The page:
• Using the heel of your hand, begin pressing down and pushing a small amount of the dough away from you. This technique is called fraisage. Continue with the rest of the dough. Using a bench scraper, fold the dough over on top of itself and continue pressing and pushing the dough in the same manner until it has all come together in a cohesive dough. This may take 3 or 4 folds. You are building layers.
  • Cut the dough in half, shape each half into a disc, and wrap each half tightly in plastic wrap. When you cut the dough in half, you should be able to see all the layers you have developed. Chill for at least a couple of hours. The dough will keep in the fridge for 2 to 3 days, but can also be frozen for a couple of months. If using from the frozen stage, let it thaw in the refrigerator for a few hours before rolling out. Let the chilled dough sit at room temperature for 10 t0 15 minutes before rolling out on a floured surface.
  • Muscadine Pie
  • On a lightly floured surface, roll one disc of pastry into a 12 inch circle and place into a 9 inch pie dish, trimming the edges to 1 1/2 inches beyond the rim of the pie dish. Roll the remaining disc of pastry, which will be the top of the pie, into a 12 inch circle, cut into lattice strips and place on a parchment lined baking sheet. Chill both the pie shell and the lattice top for 20 to 30 minutes.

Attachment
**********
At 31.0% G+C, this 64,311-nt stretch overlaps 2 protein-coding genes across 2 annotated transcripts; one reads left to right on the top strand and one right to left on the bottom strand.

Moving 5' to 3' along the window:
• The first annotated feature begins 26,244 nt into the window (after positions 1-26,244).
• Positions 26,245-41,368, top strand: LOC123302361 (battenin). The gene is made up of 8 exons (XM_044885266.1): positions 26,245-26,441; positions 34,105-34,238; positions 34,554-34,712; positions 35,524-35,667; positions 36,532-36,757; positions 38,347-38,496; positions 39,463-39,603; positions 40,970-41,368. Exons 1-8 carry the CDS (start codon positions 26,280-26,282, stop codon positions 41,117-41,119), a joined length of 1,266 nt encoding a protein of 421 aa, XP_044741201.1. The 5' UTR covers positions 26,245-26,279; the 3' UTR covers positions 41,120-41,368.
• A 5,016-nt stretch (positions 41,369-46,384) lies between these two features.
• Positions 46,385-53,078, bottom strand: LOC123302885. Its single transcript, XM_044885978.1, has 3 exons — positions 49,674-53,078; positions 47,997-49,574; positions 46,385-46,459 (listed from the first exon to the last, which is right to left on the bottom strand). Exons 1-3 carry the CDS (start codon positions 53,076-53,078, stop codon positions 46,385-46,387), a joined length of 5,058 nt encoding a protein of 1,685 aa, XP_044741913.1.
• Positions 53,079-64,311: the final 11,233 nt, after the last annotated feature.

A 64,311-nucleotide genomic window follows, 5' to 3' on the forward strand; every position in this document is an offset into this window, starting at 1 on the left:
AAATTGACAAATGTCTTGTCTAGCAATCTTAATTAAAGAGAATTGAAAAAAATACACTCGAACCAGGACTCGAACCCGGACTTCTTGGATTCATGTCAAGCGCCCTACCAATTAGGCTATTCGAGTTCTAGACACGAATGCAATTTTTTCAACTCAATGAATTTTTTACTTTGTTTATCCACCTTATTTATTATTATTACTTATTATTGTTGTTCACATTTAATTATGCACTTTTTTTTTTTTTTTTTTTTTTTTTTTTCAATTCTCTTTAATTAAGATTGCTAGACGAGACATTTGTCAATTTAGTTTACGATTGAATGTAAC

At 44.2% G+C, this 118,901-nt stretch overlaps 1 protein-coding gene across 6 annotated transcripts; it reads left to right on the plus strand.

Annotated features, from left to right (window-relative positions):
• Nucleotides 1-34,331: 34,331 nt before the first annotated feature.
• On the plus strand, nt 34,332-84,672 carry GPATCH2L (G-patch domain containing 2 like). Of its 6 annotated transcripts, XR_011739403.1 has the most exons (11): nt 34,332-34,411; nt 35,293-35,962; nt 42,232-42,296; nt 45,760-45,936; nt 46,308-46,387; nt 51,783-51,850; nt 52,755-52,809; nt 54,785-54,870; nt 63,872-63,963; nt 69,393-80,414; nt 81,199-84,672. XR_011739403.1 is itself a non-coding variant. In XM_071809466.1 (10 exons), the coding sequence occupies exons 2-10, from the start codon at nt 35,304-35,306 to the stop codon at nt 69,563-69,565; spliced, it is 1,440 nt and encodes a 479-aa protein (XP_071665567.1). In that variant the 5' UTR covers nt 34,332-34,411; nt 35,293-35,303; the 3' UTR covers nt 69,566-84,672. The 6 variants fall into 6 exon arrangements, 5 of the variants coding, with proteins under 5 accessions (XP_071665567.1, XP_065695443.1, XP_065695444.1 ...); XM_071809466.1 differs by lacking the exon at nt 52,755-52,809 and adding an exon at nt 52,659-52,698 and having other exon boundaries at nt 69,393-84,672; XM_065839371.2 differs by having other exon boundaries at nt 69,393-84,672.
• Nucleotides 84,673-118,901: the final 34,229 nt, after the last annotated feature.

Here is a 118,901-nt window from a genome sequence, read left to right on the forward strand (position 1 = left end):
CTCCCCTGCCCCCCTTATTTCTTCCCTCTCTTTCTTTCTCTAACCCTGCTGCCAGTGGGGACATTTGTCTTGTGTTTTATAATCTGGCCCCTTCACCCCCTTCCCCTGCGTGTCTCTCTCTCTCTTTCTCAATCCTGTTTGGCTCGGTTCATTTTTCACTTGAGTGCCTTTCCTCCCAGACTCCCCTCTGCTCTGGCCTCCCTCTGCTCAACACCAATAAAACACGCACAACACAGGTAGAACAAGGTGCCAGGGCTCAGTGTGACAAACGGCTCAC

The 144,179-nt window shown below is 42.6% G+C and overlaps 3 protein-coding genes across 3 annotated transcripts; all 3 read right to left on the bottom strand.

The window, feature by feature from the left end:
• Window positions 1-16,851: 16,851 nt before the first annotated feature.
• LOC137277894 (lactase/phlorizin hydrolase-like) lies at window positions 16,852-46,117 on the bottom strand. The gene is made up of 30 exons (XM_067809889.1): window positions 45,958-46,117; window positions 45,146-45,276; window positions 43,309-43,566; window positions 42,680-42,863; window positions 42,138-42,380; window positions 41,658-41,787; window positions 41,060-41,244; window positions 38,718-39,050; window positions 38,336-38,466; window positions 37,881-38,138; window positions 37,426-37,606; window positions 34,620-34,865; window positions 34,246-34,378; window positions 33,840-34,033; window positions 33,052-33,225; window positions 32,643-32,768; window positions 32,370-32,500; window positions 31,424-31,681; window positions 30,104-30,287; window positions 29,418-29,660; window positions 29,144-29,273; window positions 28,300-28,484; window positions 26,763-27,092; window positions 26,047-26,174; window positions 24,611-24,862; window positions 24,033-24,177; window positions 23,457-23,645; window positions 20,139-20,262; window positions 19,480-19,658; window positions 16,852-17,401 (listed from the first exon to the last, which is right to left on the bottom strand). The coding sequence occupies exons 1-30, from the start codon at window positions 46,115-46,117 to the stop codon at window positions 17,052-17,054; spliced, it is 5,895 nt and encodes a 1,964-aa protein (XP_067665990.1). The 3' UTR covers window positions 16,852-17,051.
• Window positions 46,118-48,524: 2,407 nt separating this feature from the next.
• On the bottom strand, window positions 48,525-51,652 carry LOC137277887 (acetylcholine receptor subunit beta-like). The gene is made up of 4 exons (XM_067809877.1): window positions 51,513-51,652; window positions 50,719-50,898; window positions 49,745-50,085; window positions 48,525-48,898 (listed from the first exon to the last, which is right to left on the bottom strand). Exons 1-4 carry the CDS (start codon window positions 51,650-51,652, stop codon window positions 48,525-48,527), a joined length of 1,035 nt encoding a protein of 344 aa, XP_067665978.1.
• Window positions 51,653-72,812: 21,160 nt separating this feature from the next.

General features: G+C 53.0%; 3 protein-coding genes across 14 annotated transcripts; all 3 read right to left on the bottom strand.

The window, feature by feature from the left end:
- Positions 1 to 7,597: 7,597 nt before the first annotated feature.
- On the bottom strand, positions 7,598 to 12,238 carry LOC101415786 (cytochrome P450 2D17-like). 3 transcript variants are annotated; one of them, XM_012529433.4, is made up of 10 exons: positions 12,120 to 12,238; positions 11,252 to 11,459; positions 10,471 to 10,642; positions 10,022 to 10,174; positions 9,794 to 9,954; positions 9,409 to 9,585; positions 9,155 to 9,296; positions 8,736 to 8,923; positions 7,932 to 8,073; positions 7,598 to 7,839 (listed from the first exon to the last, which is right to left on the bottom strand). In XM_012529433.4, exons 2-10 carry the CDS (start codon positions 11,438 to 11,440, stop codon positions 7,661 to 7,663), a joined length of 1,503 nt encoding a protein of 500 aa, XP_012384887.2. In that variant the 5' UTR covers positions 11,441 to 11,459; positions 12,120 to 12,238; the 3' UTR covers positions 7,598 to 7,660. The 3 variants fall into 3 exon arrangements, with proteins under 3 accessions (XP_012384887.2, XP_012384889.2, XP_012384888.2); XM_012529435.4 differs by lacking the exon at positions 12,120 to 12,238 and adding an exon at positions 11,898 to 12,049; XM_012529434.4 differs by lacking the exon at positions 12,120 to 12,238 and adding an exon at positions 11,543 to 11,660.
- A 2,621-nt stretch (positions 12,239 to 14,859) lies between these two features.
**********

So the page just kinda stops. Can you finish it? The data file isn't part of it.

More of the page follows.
• Preheat the oven to 425° with a rack in the lower third of the oven.
  • Squeeze the hulls off the grapes and place the pulp in a medium saucepan, reserving the hulls in a bowl. Cook the pulp over medium heat for 10 to 15 minutes, until the pulp turns translucent and the seeds start separating from the pulp. Remove from the heat and let cool for a few minutes.
  • Place the pulp in a blender and blend on the LOWEST speed for about one minute. You don’t want the seeds to break up. No need to wash the blender as you’ll be using it again in a few minutes. Strain the cooked pulp back into the same saucepan and add the hulls. Cook over medium heat until the hulls have softened - about 10 minutes. Remove from the heat and stir in the grape jelly. Let cool for a few minutes. Place in the blender and blitz until the hulls are pulverized.